- A lot of Annihilation's themes and ideas revolve around the nature of disease, primarily that of cancer, and it's pretty powerful stuff. The creatures that Lena and the rest of the team encounter in The Shimmer are those that embody what cancer does: reproduce and reproduce without any frame of mind. In fact, The Shimmer itself is like a cancer. It does not think and does not have a mind of its own. It's a tumor that is placed on Earth, and one that will grow with no thought process. Annihilation is not simply trying to tell us how devastating that cancer is. More so, it's trying to tell us the power of the kind of malevolence that is inherent in cancer, how it's a disease that grows and grows, and yet, cancer never knows what exactly it's hurting and how dangerous it can become. It destroys, and yet it does not know what destruction is.
The way Annihilation addresses these types of themes also make it the kind of film that will have you feeling depressed and hopeless, especially with the way that the film ends. It does not hesitate for a second to give you the brutal truth behind its themes and what it's trying to tell you in the long run.
- When Lena and the team enter The Shimmer, the movie becomes a gorgeous display of visual effects and cinematography. The Shimmer shows a neat combination of post-apocalyptic looking neighborhoods and lush, green woods filled with beautiful life. The Shimmer is implying wonder and despair at the exact same time, just as someone who may be struggling with the despair of cancer finally has the chance to fully appreciate the wonder of life. On paper, these are a pair of visual elements that should be like oil and water, but in the context of what Annihilation is all about, it's a match made in heaven.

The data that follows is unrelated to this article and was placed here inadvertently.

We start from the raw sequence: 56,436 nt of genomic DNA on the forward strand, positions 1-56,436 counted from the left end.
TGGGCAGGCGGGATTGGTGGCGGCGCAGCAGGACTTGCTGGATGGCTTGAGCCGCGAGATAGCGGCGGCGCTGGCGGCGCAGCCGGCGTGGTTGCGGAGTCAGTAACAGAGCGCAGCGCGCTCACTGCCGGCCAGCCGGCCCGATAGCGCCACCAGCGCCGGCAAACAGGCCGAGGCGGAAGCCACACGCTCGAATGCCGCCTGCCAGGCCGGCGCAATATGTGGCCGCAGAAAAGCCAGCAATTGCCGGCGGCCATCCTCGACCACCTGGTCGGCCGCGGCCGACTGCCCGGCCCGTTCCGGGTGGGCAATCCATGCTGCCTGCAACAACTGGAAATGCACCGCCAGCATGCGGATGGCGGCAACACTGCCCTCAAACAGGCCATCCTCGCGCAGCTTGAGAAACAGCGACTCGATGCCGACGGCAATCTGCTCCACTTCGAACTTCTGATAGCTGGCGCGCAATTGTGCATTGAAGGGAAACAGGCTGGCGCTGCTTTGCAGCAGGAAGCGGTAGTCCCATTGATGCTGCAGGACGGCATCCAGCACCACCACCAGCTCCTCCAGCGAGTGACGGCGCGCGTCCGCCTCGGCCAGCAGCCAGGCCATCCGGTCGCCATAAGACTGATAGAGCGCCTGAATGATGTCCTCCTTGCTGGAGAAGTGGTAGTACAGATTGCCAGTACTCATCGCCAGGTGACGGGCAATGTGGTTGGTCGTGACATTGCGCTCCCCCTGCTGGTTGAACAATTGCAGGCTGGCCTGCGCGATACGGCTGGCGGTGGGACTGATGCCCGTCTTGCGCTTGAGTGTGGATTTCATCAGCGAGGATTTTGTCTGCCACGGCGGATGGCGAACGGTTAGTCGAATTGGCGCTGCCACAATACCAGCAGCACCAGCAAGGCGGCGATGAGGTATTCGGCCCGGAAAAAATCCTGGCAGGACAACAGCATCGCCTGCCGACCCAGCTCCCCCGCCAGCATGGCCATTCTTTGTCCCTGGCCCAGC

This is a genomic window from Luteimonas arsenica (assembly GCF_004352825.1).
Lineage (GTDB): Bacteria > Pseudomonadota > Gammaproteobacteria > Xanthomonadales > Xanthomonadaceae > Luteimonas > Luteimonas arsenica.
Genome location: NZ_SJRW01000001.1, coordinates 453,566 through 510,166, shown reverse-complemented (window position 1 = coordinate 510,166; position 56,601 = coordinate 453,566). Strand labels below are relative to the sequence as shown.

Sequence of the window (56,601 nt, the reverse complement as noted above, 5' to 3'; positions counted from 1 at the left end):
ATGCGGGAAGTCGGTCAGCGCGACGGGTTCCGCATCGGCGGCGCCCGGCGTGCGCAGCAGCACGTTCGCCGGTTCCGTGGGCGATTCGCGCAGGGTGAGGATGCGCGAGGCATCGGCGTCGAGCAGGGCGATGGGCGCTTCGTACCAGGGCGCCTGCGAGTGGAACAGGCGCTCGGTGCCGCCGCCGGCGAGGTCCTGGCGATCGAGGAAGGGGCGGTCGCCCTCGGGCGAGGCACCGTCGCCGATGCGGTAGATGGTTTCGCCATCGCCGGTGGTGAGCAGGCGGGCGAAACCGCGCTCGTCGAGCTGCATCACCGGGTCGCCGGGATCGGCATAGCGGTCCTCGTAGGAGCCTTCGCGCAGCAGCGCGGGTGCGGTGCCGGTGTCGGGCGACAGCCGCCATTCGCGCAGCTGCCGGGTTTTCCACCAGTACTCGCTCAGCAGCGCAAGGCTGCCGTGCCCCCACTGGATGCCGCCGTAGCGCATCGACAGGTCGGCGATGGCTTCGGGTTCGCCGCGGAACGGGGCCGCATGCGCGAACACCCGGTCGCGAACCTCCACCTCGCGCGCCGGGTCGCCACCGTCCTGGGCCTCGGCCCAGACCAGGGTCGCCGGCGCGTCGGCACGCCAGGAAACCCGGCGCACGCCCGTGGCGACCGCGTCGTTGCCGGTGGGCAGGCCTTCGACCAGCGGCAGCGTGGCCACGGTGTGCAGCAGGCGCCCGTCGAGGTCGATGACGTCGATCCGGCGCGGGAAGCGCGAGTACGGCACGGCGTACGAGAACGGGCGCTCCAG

- The only place that Annihilation goes wrong is in its pacing, because this movie is quite the slow burn, with the major plot sequences trudging along with no desire to reach the finish line. This is especially true with the film's final 15-20 minutes, which go all in for being as impact-ful and as mentally draining as possible. As a result, the film feels about 20 some minutes longer than it actually is, quite surprising because you've got to be paying close attention throughout if you intend to get the full effect of this film.
Being the most recent installment in the series of smart, thought-provoking sci-fi movies, Annihilation is 2018's proof that the sci-fi genre is still alive and strong, and that Alex Garland's success with Ex Machina was no fluke. The last thing that the film will do is put you in a good mood, but when it comes to presenting some of life's harshest realities, such as the agony of cancer, how can you be happy and inspired? Annihilation is a head-trip that will hit you right at your core and leave you ringing well after the credits roll.